A SES resume is typically 5 pages and includes:
- Executive Profile: Who are you and what do you bring to the table?
- Executive Experience: Focus on your last 10 years of experience (and primarily your GS-14 and GS-15 level work; that’s what will be considered executive)
- Executive Achievements. Be sure to include achievements that relate to the ECQs and TQs; your achievements should show how you have added value to your employers
- Metrics; think how many, how much, and how often. Quantify the number of people you supervise, the size of your budgets, etc. Metrics provide context to your work
- Information about your leadership—not just your technical expertise. Consider incorporating the language from the ECQs as appropriate
- Significant leadership development, awards, and certifications
Think about the TQs as being similar to the old Knowledge, Skills, and Abilities (KSA) you may have written in years past. Your TQs should demonstrate your possession of the required technical qualifications; you should prove your expertise in these areas by providing specific examples of when you demonstrated the required qualifications. While not required, consider writing your TQs using the CCAR model: Challenge-Context-Action-Result. There is no official time limit for your TQ stories but obviously the more recent your stories, the better. Include as many metrics in your TQs as possible. Many announcements have page or character limits for your TQs so pay attention to any limitations before you begin writing.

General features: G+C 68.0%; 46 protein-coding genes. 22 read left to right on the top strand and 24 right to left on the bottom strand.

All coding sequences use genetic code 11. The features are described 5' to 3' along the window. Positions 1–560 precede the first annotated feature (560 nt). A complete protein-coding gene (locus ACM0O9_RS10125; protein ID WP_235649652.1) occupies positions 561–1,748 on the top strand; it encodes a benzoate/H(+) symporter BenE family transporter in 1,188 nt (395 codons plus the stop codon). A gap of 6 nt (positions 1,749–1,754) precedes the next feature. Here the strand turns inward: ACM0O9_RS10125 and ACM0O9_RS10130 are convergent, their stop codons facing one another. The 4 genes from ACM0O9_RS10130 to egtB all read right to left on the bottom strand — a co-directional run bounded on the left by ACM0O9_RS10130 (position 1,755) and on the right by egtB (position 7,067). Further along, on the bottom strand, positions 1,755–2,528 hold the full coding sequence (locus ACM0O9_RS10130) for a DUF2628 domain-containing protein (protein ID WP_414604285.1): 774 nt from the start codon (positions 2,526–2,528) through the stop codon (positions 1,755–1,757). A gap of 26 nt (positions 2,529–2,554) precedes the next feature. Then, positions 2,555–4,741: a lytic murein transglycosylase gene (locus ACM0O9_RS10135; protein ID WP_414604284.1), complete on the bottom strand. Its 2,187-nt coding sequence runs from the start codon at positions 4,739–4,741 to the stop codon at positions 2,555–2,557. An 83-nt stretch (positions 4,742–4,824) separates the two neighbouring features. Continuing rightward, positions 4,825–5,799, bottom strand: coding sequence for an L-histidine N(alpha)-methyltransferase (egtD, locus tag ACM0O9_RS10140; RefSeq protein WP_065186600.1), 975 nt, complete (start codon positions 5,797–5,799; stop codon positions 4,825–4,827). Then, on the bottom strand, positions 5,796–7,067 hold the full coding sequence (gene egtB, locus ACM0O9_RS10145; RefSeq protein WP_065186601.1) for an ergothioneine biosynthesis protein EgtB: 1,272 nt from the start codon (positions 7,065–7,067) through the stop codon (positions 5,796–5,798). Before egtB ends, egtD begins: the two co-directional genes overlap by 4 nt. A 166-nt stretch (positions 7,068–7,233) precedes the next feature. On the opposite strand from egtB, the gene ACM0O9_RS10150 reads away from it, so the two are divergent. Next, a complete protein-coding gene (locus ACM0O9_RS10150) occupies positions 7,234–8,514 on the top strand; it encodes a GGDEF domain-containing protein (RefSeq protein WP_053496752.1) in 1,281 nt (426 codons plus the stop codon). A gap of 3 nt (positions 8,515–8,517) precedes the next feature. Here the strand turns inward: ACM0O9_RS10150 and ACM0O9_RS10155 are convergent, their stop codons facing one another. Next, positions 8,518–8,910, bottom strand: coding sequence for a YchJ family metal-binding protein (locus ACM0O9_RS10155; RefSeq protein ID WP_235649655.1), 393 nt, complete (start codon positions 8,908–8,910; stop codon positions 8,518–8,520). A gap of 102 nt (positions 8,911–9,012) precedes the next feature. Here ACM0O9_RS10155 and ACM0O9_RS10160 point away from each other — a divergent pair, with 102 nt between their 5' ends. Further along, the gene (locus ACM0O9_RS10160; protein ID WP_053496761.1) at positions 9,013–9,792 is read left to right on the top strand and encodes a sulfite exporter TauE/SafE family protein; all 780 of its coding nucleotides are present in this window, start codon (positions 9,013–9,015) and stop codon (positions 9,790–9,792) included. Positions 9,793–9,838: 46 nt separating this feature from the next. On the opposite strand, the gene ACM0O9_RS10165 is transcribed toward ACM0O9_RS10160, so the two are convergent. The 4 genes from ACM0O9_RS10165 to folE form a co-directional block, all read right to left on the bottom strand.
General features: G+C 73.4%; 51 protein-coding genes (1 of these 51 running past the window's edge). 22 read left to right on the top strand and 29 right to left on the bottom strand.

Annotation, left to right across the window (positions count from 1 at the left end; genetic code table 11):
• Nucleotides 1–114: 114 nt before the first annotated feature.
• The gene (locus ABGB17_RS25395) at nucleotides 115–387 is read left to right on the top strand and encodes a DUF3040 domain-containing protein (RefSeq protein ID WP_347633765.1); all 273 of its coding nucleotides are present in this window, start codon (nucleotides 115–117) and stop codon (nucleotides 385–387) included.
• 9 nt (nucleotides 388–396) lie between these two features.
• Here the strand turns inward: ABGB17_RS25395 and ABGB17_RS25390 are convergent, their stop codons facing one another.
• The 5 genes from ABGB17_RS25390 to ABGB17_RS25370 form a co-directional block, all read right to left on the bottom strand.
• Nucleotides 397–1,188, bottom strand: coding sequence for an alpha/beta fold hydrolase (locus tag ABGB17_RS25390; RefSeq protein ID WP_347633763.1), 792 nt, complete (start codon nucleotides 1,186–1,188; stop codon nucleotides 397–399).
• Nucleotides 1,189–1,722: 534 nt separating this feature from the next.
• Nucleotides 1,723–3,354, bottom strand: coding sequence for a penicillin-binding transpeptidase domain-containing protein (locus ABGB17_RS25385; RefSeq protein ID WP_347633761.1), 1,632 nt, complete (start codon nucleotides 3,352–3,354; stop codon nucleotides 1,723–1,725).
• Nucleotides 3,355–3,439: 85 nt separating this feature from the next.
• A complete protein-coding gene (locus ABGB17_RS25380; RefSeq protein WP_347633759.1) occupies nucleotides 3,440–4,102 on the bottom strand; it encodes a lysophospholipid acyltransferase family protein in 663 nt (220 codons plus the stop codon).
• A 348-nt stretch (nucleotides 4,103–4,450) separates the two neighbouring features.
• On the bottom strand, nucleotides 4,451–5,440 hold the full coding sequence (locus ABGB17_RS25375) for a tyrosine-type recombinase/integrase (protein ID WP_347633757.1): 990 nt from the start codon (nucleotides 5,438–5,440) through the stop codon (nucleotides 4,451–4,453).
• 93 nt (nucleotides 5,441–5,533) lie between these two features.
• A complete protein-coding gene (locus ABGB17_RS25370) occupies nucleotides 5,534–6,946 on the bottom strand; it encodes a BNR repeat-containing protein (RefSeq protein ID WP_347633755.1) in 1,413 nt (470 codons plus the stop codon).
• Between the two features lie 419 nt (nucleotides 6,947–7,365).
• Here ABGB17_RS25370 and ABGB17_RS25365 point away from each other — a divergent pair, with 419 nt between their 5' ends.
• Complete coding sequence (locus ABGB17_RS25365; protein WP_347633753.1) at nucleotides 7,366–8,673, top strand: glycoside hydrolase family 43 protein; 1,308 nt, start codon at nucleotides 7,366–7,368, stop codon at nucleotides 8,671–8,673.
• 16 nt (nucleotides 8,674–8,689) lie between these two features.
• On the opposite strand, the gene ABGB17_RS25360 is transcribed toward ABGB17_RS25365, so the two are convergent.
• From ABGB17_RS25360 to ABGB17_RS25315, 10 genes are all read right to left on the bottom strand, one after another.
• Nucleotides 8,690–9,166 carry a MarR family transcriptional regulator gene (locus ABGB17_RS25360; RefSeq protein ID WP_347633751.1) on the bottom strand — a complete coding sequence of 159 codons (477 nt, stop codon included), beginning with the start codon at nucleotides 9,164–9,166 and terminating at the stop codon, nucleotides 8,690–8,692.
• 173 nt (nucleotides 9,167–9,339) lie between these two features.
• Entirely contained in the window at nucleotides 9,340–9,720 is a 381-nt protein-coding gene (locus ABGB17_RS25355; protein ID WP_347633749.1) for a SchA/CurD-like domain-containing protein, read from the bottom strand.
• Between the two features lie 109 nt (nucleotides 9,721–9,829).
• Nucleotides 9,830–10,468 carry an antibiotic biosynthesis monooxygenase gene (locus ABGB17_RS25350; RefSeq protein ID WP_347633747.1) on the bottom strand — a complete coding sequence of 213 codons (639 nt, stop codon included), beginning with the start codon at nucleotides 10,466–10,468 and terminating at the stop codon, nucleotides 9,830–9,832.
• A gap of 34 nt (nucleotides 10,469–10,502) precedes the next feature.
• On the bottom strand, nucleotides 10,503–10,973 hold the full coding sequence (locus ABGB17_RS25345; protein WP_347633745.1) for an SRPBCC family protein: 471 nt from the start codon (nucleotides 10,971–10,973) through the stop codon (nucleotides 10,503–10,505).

Executive Core Qualifications (ECQs):
If selected, your ECQs and resume will go to the Office of Personnel Management (OPM) for consideration by an OPM-convened Qualifications Review Board (QRB) although only your ECQs are approved (or not). ECQs include the 5 ECQs—leading change, leading people, results driven, business acumen, and building coalition, along with the 28 embedded competencies. Each ECQ should be 2 pages in length and provide 2 specific examples of when you demonstrated the specific competency. All stories should be from the past 10 years (5 or so years is better, if possible) and you should only use each story once. All stories should represent your executive leadership, not managerial skills. Be sure to incorporate leadership language, write in first person (using I), avoid personal philosophy, and include as many metrics as possible. All ECQs should be written using the CCAR model and be error-free. Before starting to write, identify your stories and be sure that the stories meet the competency definitions provided in OPM guidance. You should plan to spend 40-50 hours writing your ECQs. Since the ECQs are used for almost every SES application and are about your leadership, do not worry about making them relevant to the specific position you are targeting. A strong set of ECQs should serve you for all of your SES applications.